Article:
Taro (Colocasia esculenta L): Review on its botany, morphology, ethno medical uses, phytochemistry and pharmacological activities
Ashish Patel and Jay Singh
Natural products are the best sources of drugs and drug leads and this remains true today although the fact that many pharmaceutical companies have focused on natural products research for two decades. Colocasia esculenta (L) Schott (C. esculenta, Family Araceae) is an annual herbaceous plant with a long history of usage in traditional medicine in several countries across the world and is grown for its edible corm as staple foods throughout the tropical and subtropical regions. In India it is known as Aravi, Alukam, Kesavedantu, Chamadumpa. Corm and leaves of this plant are widely used as vegetables in Indian traditional food system. It was a widely used as a vegetable crop for nutritional and medicinal purposes. Nutritionally, C. esculenta contains more than twice the carbohydrate content of potatoes and yield 135 kcals per 100 gm. C. esculenta contains about 11% protein on a dry weight basis. This is more than yam, cassava or sweet potato. It contains 85-87% starch on dry matter basis with small granules size of 3-18μm and other nutrients such as minerals, vitamin C, thiamin, riboflavin, oxalic acid and niacin better than other cereals. C. esculenta leaves, like higher plants, is rich in protein. Phytochemical analysis showed that the major constituents of C. esculenta leaves are flavonoids, β-sitosterol, steroids, tarin, polysaccharides (TPS1 and TPS2), alkaloids, polyphenols, and saponins ect., The plant also has the property to reduce fever and pain. The pharmacological studies revealed that the plant exerted many pharmacological activities, including central nervous effects, antioxidant, anti-inflammatory, analgesic, anti-lipid peroxidative activity, antidiabetic, anti-carcinogenic, hepatoprotective, immunoprotective and antimicrobial effects. There is requiring isolating active constituents, their biological test, molecular mechanisms, experimental defense and legalization of therapeutic uses of C. esculenta. Various traditional claims of the plant are still remain to be validated scientifically. Future research should focus on the pharmacological properties, phytochemistry, clinical trials and pharmacokinetics of C. esculenta which will enhance the therapeutic potential of the species. Clinical trials for the reported preclinical studies should be performed urgently to further validate the claims on humans.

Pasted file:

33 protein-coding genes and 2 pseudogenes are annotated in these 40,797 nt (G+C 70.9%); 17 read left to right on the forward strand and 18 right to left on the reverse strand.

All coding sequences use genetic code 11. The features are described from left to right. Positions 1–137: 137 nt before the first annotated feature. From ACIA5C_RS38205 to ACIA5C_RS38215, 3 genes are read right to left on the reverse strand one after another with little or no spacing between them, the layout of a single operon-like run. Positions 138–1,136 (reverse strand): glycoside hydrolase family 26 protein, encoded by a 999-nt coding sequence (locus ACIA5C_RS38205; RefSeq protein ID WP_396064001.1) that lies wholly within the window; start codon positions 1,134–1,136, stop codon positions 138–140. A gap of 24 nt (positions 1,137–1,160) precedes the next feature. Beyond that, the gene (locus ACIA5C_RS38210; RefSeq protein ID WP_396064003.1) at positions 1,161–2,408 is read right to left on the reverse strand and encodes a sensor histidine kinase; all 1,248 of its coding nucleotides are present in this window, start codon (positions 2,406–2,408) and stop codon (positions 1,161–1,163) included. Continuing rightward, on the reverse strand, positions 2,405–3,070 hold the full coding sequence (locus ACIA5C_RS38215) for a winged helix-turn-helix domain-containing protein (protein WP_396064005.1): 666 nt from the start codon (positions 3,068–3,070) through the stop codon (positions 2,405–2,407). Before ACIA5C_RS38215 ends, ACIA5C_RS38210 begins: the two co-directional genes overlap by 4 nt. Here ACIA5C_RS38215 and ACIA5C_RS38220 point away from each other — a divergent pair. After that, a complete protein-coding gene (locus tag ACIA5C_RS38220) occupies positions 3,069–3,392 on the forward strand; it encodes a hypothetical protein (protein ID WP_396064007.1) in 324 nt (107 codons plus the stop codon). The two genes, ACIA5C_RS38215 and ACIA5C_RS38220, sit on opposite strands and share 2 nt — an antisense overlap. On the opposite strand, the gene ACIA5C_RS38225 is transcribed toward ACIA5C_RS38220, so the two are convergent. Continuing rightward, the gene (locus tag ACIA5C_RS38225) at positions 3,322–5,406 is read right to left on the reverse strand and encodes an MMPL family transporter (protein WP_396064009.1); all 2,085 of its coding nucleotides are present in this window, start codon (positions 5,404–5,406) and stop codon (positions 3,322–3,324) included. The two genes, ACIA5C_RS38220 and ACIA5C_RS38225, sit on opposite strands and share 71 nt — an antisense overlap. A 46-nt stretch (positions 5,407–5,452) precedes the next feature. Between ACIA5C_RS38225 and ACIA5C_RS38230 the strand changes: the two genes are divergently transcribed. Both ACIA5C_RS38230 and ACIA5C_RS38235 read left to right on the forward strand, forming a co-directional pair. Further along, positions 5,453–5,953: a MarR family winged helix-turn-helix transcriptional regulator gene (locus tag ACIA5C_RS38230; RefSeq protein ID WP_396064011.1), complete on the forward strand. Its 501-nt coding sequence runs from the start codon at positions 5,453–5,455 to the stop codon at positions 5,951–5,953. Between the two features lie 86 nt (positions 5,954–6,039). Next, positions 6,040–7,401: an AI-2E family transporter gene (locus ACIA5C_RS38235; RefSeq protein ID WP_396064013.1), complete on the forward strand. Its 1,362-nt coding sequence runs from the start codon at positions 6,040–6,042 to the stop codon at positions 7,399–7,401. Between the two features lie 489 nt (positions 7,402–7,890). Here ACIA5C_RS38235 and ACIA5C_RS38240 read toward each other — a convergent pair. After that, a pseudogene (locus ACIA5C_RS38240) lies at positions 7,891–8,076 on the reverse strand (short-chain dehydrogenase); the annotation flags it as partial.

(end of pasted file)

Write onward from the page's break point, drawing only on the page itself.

How to cite this article:
Ashish Patel, Jay Singh. Taro (Colocasia esculenta
L): Review on its botany, morphology, ethno medical uses, phytochemistry and pharmacological activities. Pharma Innovation 2023;12(3):05-14. DOI: 10.22271/tpi.2023.v12.i3a.18908